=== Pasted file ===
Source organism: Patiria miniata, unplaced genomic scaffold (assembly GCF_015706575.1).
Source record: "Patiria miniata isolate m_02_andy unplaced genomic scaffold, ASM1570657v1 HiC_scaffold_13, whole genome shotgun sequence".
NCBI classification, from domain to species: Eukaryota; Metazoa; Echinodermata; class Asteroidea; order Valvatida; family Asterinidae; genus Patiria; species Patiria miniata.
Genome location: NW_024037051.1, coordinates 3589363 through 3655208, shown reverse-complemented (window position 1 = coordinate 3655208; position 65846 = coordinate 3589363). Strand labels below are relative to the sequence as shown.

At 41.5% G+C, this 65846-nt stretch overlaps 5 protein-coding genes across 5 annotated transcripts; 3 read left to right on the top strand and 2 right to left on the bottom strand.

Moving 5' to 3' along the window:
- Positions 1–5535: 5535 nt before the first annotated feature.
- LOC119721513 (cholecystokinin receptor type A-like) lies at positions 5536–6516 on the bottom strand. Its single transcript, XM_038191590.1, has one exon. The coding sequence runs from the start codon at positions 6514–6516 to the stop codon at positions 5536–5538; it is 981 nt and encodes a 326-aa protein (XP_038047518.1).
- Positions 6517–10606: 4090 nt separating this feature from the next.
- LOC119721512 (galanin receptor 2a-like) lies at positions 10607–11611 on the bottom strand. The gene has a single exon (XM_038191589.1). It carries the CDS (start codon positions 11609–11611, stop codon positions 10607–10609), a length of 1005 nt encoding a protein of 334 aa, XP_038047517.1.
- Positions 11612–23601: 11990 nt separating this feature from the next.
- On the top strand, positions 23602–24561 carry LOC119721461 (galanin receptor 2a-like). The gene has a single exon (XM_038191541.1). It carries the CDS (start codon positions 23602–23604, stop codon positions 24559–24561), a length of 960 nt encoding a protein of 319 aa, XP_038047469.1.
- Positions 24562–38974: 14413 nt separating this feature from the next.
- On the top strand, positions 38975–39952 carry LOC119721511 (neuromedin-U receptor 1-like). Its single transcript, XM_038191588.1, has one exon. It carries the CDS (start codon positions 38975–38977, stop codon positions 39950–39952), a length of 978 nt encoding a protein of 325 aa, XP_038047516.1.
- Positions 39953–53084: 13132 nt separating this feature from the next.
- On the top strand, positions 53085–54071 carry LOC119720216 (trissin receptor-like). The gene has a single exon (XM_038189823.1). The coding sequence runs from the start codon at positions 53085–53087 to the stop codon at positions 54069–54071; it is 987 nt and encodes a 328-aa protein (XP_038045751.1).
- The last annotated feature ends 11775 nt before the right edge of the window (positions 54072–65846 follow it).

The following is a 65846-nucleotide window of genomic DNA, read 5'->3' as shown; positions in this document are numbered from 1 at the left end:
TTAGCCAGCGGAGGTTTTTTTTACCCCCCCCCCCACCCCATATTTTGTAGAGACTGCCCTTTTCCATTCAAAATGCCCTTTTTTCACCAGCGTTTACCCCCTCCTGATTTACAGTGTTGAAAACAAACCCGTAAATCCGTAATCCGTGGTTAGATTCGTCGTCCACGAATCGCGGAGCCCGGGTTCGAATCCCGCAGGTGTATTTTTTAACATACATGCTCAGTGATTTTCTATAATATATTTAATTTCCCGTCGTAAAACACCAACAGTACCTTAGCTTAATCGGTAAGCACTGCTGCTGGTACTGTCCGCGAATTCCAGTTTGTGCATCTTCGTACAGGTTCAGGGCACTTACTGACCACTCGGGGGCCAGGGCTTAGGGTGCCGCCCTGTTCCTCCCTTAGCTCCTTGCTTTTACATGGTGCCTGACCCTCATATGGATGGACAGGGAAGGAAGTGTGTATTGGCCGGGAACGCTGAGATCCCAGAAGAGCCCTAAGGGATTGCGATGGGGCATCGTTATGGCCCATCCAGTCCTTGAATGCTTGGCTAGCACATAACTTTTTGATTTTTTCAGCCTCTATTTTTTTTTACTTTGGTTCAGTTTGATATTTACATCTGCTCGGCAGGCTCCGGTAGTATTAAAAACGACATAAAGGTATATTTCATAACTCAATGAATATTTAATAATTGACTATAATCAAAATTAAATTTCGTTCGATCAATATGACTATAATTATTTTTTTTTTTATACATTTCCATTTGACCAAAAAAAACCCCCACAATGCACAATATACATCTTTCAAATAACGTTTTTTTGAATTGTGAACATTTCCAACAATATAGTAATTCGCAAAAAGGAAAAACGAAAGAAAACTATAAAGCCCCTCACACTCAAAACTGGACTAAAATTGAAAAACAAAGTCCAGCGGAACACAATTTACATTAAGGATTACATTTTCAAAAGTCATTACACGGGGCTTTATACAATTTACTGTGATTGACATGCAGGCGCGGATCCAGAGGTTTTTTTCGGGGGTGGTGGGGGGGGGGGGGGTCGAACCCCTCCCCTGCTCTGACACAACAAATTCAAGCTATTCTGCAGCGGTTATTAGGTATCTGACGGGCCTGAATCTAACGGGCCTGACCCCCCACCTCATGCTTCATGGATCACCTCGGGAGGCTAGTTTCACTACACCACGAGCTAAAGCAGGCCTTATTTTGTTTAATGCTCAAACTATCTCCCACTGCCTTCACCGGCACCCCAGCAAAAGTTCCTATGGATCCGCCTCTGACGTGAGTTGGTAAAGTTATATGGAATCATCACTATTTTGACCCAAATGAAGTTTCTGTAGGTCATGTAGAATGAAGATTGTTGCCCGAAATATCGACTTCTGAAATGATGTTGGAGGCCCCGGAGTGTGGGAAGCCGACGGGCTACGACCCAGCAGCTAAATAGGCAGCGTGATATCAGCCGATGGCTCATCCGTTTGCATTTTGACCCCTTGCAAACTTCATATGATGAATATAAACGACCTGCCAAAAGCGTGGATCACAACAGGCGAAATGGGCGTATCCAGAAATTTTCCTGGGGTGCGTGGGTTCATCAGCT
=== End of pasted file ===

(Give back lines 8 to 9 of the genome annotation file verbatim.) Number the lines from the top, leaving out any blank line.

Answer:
- LOC119721513 (cholecystokinin receptor type A-like) lies at positions 5536–6516 on the bottom strand. Its single transcript, XM_038191590.1, has one exon. The coding sequence runs from the start codon at positions 6514–6516 to the stop codon at positions 5536–5538; it is 981 nt and encodes a 326-aa protein (XP_038047518.1).
- Positions 6517–10606: 4090 nt separating this feature from the next.